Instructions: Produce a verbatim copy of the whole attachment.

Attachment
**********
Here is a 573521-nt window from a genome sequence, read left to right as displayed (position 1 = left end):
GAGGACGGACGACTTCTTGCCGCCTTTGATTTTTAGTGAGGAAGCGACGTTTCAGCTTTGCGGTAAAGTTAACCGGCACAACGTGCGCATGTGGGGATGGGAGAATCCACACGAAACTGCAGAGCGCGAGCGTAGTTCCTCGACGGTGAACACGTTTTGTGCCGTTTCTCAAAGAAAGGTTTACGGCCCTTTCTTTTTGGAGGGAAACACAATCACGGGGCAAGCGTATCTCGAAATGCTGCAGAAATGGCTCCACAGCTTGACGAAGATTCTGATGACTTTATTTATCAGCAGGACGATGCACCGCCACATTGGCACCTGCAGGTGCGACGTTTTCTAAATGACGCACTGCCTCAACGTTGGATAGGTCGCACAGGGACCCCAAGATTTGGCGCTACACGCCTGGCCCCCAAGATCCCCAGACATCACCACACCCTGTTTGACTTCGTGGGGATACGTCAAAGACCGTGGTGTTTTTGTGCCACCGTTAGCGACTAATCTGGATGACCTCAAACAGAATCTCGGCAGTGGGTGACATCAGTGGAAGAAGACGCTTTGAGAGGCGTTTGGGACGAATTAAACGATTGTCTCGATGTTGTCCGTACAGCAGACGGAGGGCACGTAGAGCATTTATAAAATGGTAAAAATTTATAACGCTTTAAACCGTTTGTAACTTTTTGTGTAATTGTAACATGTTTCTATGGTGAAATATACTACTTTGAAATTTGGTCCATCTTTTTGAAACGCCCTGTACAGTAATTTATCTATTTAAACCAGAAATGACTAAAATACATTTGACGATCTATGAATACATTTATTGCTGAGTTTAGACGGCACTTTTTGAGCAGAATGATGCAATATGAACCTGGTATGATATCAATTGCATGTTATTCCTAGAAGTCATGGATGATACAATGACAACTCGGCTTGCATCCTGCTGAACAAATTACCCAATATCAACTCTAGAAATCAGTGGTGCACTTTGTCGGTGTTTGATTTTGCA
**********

Here is a 573521-nt window from a genome sequence, read left to right as displayed (position 1 = left end):
GAGGACGGACGACTTCTTGCCGCCTTTGATTTTTAGTGAGGAAGCGACGTTTCAGCTTTGCGGTAAAGTTAACCGGCACAACGTGCGCATGTGGGGATGGGAGAATCCACACGAAACTGCAGAGCGCGAGCGTAGTTCCTCGACGGTGAACACGTTTTGTGCCGTTTCTCAAAGAAAGGTTTACGGCCCTTTCTTTTTGGAGGGAAACACAATCACGGGGCAAGCGTATCTCGAAATGCTGCAGAAATGGCTCCACAGCTTGACGAAGATTCTGATGACTTTATTTATCAGCAGGACGATGCACCGCCACATTGGCACCTGCAGGTGCGACGTTTTCTAAATGACGCACTGCCTCAACGTTGGATAGGTCGCACAGGGACCCCAAGATTTGGCGCTACACGCCTGGCCCCCAAGATCCCCAGACATCACCACACCCTGTTTGACTTCGTGGGGATACGTCAAAGACCGTGGTGTTTTTGTGCCACCGTTAGCGACTAATCTGGATGACCTCAAACAGAATCTCGGCAGTGGGTGACATCAGTGGAAGAAGACGCTTTGAGAGGCGTTTGGGACGAATTAAACGATTGTCTCGATGTTGTCCGTACAGCAGACGGAGGGCACGTAGAGCATTTATAAAATGGTAAAAATTTATAACGCTTTAAACCGTTTGTAACTTTTTGTGTAATTGTAACATGTTTCTATGGTGAAATATACTACTTTGAAATTTGGTCCATCTTTTTGAAACGCCCTGTACAGTAATTTATCTATTTAAACCAGAAATGACTAAAATACATTTGACGATCTATGAATACATTTATTGCTGAGTTTAGACGGCACTTTTTGAGCAGAATGATGCAATATGAACCTGGTATGATATCAATTGCATGTTATTCCTAGAAGTCATGGATGATACAATGACAACTCGGCTTGCATCCTGCTGAACAAATTACCCAATATCAACTCTAGAAATCAGTGGTGCACTTTGTCGGTGTTTGATTTTGCA